[FoRK] Linda on the Grid

Jeff Bone jbone at place.org
Thu Aug 26 08:11:22 PDT 2004


Dr. Dobb's article of interest:

	http://www.turboworx.com/news/dr_dobbs.pdf

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Blog post about same (content follows):

	http://www.windley.com/2004/08/25.html#a1383

Linda and Service Oriented Architectures

The September issue of Dr. Dobbs has an article (PDF) by Ron Bjornson 
and Andrew Sherman of TurboWorx on the use of Linda in Grid computing. 
Ron and Andrew both got their PhDs from Yale where Linda was developed 
by David Gelernter (As an aside, Gelernter is the Yale CS Prof who 
almost got blown up by the Unibomber.) If you're not familiar with 
Linda, its a programming model (i.e. it can be added to existing 
languages) that does interprocess communication using a free-form tuple 
space. Tuple spaces offer an alternative to message-oriented service 
oriented architectures like Web-services.

The primary difference between tuple-spaces and message-based system is 
that message-based systems require a delivery endpoint, or at least 
need a way to discover one. One process sends the message specifying 
the task to be done to another process. Tuple-spaces are more like 
bulletin board systems, where the originating process merely specifies 
a need and other processes meet that need as they can. Linda was the 
inspiration behind Jini's JavaSpaces.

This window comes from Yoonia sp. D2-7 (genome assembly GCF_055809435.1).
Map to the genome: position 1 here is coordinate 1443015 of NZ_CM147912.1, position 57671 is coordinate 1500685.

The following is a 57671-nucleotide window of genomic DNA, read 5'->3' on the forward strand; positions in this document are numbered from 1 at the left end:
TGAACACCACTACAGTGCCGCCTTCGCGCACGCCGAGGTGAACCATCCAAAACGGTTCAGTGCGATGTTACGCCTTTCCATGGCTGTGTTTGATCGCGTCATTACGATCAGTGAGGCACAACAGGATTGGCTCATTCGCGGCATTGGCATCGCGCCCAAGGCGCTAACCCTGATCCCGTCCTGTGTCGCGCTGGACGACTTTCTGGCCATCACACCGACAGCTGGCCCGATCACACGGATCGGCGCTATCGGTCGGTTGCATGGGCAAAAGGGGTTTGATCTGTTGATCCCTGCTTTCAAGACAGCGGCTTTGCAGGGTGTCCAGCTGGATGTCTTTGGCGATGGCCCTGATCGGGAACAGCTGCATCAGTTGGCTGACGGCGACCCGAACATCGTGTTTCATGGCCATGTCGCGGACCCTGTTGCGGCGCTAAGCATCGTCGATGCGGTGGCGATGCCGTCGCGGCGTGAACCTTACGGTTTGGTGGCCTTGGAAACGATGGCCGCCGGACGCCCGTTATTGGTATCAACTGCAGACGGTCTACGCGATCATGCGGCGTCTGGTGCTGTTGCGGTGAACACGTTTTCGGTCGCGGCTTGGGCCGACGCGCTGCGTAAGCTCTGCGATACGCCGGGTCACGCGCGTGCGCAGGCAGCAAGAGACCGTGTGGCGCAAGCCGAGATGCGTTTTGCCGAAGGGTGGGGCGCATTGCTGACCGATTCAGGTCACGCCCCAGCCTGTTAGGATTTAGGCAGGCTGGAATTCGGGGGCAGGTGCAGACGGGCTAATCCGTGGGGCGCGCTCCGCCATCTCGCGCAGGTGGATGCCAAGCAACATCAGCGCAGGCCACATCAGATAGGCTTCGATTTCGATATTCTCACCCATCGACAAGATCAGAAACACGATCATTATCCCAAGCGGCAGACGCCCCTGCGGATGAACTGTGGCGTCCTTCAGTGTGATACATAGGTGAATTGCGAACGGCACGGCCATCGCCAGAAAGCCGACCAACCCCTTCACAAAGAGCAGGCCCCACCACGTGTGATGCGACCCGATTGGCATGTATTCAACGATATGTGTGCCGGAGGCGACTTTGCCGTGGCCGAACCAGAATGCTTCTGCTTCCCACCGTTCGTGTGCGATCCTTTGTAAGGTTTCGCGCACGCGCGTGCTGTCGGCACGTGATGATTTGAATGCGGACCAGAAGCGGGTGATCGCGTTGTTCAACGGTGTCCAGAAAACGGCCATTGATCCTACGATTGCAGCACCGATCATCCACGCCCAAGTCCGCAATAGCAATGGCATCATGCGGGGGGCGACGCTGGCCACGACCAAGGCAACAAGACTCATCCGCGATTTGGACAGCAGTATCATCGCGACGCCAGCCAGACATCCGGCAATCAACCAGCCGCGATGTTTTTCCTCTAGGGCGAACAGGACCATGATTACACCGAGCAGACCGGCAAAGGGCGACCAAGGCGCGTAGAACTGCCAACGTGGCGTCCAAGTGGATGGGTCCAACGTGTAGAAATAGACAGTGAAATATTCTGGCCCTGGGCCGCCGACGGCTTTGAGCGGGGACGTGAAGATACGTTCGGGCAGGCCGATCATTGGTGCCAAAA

This may sound like topic-based pub-sub systems, but there's a subtle 
difference. In tuple-spaces, processes search the tuple space, using a 
pattern language, for matches rather than subscribing to a particular 
topic. Consequently, you can use a tuple-space to implement a 
topic-based pub-sub system, but not the other way around. In the same 
way that searching on the Web is a small, but significance departure 
from Web-based directories, tuple-spaces are a small, but significant 
departure from message-based pub-sub systems.

Linda extensions are available for most languages. The chief 
disadvantage of using a tuple-space for creating your next service 
oriented architecture is that there's not real standard and no, as far 
as I know, public tuple spaces. This means that you have to have more 
control over the players in your SOA-based system than you would if you 
use Web services. Still, tuple-spaces have inherent advantages. Most 
conspicuous is that they ease the burden in creating fault tolerant 
systems. Tuple-spaces represent an extreme in loose coupling.

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See also: Patterns: Service - Oriented Architecture and Web Services 
ces | ZapThink :: Intelligence, Research, Analysis, and Insight on XML 
| ZapThink :: Intelligence, Research, Analysis, and Insight on XML | 
Patterns: Service - Oriented Architecture and Web Services ces | Making 
it stick.: March 30, 2003 | Worksoft, Inc. - Certify Software Test 
Automation Software Testing | NPD Worlds News | MobileVillage: PDAs, 
Handhelds, Mobile Computing & Wireless | Swingtide LAB | Information 
Page - Linda Kasparek

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Found via LtU:

	http://lambda-the-ultimate.org/node/view/217



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